Seven Nights to Rock

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For the album by The Connection, see Seven Nights to Rock

Seven Nights to Rock is a classic rockabilly song written by Buck Trail, Henry Glover, and Louis Innis.[1] It was originally recorded by Moon Mullican on January 26, 1956,[2] and has been covered by a number of diverse artists.

History[edit]

It was originally recorded by Moon Mullican on January 26, 1956[2] with Boyd Bennett and His Rockets providing additional backing instruments, and was released as a single on March 3 of that year[3] by King Records. This release was not commercially successful[2] but was influential and the song went on to be covered by numerous artists. The original Moon Mullican version has appeared on several compilation albums, including one named after it in 2004.[1]

Covers[edit]

Nick Lowe recorded the song (with the title altered to "7 Nights to Rock") for his 1985 album The Rose of England; BR5-49 recorded it for their 1998 album Big Backyard Beat Show; a recording by The Refreshments appears on their 2006 compilation album It's Gotta be Both Rock 'n' Roll;[4] and The Connection released it as the feature song of an EP Seven Nights to Rock in 2012, and shortly afterwards it was named "Coolest Song In The World" by Steven Van Zandt at his Sirius-XM radio station, Little Steven's Underground Garage. A live recording of "Seven Nights to Rock" is the closing track to Brian Setzer's album Rockabilly Riot! Live from the Planet.[5] Both Bruce Springsteen and Bryan Adams have used the song as a staple at live performances.[6]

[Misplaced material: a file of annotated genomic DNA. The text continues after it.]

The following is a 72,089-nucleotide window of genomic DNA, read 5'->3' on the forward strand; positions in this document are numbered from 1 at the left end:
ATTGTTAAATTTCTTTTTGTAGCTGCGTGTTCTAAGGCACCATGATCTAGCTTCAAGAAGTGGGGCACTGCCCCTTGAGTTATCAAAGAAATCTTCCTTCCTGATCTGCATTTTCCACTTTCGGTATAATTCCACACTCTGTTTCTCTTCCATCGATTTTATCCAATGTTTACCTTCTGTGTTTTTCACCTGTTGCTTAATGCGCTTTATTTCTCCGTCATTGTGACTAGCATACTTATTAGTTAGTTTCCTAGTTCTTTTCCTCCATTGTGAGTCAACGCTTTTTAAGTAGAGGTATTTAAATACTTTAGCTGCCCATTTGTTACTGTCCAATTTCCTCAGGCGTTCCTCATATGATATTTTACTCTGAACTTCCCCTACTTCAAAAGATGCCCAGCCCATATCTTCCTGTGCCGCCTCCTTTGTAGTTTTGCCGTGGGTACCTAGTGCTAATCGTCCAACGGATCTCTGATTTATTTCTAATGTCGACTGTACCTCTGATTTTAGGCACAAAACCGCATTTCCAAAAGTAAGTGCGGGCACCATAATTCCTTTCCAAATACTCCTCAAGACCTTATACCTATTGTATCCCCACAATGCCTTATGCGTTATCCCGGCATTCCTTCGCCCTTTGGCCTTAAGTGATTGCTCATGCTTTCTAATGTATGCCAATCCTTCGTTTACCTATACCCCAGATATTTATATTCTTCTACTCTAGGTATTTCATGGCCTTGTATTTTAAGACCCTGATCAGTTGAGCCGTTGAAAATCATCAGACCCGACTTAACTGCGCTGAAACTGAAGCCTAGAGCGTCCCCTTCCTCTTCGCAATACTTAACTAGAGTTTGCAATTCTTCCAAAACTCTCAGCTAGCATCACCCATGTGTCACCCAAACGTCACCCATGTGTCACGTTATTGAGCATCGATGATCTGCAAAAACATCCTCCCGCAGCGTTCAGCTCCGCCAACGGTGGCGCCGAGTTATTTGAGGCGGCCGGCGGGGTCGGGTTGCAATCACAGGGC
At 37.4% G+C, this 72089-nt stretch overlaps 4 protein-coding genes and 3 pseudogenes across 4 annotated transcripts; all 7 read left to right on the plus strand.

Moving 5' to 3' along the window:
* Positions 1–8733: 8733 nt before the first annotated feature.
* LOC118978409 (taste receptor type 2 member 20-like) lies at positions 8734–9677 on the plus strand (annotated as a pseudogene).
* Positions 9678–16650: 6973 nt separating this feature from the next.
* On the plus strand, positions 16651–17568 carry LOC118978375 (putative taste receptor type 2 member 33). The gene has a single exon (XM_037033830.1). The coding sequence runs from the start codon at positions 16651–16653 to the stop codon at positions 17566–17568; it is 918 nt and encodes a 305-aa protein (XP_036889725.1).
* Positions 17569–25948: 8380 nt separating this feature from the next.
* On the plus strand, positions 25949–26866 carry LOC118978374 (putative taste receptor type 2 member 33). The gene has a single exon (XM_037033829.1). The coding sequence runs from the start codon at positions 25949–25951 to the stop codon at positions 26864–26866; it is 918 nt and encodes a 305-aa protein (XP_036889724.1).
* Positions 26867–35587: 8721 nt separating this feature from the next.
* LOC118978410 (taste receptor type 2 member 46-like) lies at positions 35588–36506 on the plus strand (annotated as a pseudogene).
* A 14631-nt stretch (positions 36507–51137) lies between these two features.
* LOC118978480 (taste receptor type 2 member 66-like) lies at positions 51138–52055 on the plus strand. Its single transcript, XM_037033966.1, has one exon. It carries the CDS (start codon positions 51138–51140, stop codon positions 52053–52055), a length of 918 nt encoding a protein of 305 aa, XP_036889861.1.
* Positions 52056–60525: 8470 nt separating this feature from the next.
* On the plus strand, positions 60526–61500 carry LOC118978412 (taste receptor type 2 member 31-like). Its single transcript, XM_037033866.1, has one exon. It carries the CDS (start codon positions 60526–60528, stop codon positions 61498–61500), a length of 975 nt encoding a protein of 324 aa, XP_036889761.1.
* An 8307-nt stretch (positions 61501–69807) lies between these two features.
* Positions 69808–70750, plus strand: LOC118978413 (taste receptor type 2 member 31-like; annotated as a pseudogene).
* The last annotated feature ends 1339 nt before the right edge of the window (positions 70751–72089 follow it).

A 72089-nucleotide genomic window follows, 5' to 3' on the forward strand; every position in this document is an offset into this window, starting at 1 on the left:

References[edit]

  1. ^ a b "Seven Nights to Rock - Moon Mullican". AllMusic.com. Retrieved 2013-05-16. 
  2. ^ a b c Phil Davies (1999). "Moon Mullican: King of the Hillbilly Piano Players". Rockabilly Hall of Fame. Retrieved 2013-05-16. 
  3. ^ "Mullican, Moon (RCS Artist Discography)". Retrieved 2013-05-17. 
  4. ^ "It's Gotta be Both Rock 'n' Roll - The Refreshments". AllMusic.com. Retrieved 2013-05-16. 
  5. ^ Peter Chianca (Sep 2, 2012). "ALBUM REVIEW: Rockabilly fire marks Setzer's 'Live from the Planet'". Retrieved 2013-05-16. 
  6. ^ "Seven Nights to Rock by Moon Mullican". Setlist.fm. Retrieved 2013-05-16.